The debate over what is and what is not healthy food for dogs has been with us for a while now. Holistic vets tend to take the view that fresh is best. That whether you choose to feed your dog home-cooked food or a raw diet, nothing can beat fresh, natural, unprocessed food. As a dog nutritionist I naturally take the same view. I’ve seen what a difference good food can make to the health of man’s best friend.
Fresh is best
As human beings, we’re constantly being advised to eat fresh. Leading health website Healthline states “Real food is packed with antioxidants and nutrients that support heart health, including magnesium and healthy fats. Eating a diet rich in nutritious, unprocessed foods may also help reduce inflammation, which is considered one of the major drivers of heart disease.”
The internet is simply awash with articles telling us that the best way to maintain good health is to eat fresh, healthy food. There is no question that a diet made up of fresh, natural ingredients is the way to go if we want to live long, happy, healthy lives. The thing is, that doesn’t simply apply to us as human beings. It also applies to our companion animals. It applies to our cats. And it most definitely applies to man’s best friend of some 15,000 years, the domestic dog!
Fresh was good for the Tudors
Take the English Toy Spaniel. This playful, intelligent litte dog has been with us in Britain since Tudor times. According to Britannica, the breed “apparently originated in ancient Japan or China. It was favoured by Mary, Queen of Scots, King Charles II (after whom it was named the King Charles Spaniel), and Queen Victoria, as well as by members of the aristocracy.” The Tudor period occurred between 1485 and 1603. So the English Toy Spaniel has been with us a long time.
And who knows how far back in history the breed actually goes? Given that its origins are believed to lie in the ancient Far East, it could conceivably be thousands of years old. The thing is though, this popular little dog didn’t become the dog we know and love today on processed food. While it has its beginnings in 1860, commercial dog food didn’t become popular until after the Second World War. Even then, it didn’t become mainstream until the 1970s.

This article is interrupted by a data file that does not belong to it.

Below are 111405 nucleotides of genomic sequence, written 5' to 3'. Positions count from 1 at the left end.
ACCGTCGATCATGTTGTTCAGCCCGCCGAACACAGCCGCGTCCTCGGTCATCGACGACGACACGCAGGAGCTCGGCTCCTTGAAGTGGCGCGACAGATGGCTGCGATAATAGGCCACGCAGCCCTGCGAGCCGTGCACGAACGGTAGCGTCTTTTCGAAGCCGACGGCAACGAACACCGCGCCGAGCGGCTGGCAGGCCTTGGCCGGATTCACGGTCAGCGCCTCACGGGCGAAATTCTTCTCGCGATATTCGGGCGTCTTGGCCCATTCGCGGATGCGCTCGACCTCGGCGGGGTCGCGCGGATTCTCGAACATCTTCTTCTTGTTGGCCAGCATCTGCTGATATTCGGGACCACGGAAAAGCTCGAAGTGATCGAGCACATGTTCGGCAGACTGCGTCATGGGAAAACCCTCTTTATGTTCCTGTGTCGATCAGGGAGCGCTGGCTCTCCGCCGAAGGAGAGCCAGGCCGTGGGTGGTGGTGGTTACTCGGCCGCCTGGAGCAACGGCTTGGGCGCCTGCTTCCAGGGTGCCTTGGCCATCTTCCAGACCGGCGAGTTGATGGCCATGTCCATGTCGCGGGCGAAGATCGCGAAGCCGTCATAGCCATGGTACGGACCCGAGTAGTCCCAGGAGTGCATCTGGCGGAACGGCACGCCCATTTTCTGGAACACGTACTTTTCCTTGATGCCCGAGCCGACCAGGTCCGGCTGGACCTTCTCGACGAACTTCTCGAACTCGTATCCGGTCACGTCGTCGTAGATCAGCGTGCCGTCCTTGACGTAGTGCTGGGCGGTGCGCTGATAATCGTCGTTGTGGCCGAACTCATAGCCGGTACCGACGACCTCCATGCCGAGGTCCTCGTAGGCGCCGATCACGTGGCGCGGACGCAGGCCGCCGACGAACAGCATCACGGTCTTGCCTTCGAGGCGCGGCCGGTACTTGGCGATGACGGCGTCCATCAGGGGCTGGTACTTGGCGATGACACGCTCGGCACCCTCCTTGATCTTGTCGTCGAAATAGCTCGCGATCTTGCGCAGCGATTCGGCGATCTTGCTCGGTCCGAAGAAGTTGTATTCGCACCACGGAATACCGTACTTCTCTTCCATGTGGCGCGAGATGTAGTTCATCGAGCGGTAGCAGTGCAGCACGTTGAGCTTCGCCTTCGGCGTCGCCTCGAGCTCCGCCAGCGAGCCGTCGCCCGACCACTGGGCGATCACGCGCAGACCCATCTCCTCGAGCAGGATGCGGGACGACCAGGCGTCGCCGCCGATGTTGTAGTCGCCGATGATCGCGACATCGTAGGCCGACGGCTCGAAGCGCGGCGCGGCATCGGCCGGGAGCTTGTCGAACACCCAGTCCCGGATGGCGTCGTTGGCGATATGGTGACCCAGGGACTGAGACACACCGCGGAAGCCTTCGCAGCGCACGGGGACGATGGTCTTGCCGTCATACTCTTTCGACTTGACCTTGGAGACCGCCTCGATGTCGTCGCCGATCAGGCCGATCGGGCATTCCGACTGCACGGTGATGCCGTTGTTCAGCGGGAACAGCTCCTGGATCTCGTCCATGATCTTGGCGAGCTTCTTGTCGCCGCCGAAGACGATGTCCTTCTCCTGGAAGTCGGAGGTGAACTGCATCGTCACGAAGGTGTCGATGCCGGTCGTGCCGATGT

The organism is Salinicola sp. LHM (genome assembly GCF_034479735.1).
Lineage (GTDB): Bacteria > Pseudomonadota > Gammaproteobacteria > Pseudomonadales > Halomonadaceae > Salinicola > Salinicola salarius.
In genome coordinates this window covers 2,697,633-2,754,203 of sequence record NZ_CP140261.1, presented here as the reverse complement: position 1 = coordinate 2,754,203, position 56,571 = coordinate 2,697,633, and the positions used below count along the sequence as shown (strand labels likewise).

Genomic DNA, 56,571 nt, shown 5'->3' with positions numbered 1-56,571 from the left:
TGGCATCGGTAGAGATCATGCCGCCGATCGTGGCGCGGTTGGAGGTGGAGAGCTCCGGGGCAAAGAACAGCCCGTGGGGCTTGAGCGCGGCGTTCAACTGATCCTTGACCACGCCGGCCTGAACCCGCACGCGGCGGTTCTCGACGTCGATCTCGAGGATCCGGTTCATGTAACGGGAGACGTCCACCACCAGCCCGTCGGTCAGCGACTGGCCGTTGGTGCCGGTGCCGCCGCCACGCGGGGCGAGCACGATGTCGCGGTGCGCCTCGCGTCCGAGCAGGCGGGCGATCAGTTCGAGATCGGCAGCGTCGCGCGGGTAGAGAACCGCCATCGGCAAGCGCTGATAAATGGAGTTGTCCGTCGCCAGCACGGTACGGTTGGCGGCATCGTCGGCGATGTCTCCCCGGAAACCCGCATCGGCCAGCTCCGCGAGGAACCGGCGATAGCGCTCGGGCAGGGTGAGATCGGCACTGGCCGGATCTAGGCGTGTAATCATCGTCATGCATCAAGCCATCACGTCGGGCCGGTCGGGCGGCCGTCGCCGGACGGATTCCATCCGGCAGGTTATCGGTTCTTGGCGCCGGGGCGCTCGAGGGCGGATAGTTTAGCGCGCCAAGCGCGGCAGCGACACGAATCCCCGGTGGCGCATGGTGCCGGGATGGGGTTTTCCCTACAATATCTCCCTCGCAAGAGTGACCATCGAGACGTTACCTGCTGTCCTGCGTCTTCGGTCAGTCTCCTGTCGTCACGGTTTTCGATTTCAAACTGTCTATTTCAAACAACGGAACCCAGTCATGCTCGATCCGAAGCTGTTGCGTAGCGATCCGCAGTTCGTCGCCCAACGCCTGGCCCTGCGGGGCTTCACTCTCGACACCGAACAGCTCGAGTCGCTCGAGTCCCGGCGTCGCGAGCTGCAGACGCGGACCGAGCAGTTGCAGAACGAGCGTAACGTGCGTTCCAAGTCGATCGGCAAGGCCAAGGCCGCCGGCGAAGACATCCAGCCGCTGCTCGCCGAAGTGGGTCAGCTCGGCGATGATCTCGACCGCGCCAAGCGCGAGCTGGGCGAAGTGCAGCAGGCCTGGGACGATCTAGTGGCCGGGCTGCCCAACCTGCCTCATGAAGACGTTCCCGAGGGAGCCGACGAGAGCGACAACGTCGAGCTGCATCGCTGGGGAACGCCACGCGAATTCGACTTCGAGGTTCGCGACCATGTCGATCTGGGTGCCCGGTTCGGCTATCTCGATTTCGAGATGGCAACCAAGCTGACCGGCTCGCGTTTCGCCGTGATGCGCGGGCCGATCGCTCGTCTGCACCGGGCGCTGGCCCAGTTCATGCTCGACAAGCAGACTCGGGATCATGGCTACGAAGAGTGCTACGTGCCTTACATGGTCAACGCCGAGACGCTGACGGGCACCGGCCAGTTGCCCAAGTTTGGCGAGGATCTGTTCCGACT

Fresh natural food
So the English Toy Spaniel became what it is today on fresh natural food. It was bred and developed on proper food. How can I be so certain of that? Because that’s all there was at the time. Because ever since it first came in out of the cold, what we know today as man’s best friend was fed on either raw food, home cooked food or a combination of the two. Food otherwise known as healthy food for dogs. It ate what its human companions ate. Its food was either fed to them raw, or it was home cooked. It was either given to them or it was scavenged. Almost certainly a combination of all of those.
We know that the landed gentry in the Middle Ages employed kennel cooks purely to cook for the dogs on their estates. We even know what they ate. Nourishing stews consisting of vegetables and grains with meat and organ meat. The poor would have fed their dogs much the same. It’s just that there would have been much less of it. It would more likely have been scavenged or consisting of the offcuts of vegetables and parts of animals that humans chose not to eat. Parts such as feet, heads, brains and meaty bones. That and table scraps. Nonetheless, it was still proper, unprocessed, natural food. And infinitely healthier than the commercial dog food that dominates the market today.
Make yours a healthier dog
If you would like a healthier dog, please see my healthy dog diet plans. I have plans for homemade dog food, raw dog food and even a plan for those who simply want to supplement their dog’s commercial diet. I also have plans for grain-free dog food and plant-based dog food.
And if you want a simple starter diet plan for your dog to see how he or she gets on with homemade food, I have a plan for that too.
I’m a canine nutritionist and I help people make healthy food for dogs!